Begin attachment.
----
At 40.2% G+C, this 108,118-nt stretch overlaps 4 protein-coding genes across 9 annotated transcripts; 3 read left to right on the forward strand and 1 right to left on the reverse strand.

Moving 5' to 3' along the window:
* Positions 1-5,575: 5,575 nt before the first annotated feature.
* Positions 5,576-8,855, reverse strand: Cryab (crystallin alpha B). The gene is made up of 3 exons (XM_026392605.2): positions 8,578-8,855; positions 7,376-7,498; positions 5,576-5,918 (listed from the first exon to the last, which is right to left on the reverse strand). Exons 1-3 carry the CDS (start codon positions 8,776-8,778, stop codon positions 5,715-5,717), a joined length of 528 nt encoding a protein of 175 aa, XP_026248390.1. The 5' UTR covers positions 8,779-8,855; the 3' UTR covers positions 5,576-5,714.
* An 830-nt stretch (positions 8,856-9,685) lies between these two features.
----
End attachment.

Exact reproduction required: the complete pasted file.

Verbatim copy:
At 40.2% G+C, this 108,118-nt stretch overlaps 4 protein-coding genes across 9 annotated transcripts; 3 read left to right on the forward strand and 1 right to left on the reverse strand.

Moving 5' to 3' along the window:
* Positions 1-5,575: 5,575 nt before the first annotated feature.
* Positions 5,576-8,855, reverse strand: Cryab (crystallin alpha B). The gene is made up of 3 exons (XM_026392605.2): positions 8,578-8,855; positions 7,376-7,498; positions 5,576-5,918 (listed from the first exon to the last, which is right to left on the reverse strand). Exons 1-3 carry the CDS (start codon positions 8,776-8,778, stop codon positions 5,715-5,717), a joined length of 528 nt encoding a protein of 175 aa, XP_026248390.1. The 5' UTR covers positions 8,779-8,855; the 3' UTR covers positions 5,576-5,714.
* An 830-nt stretch (positions 8,856-9,685) lies between these two features.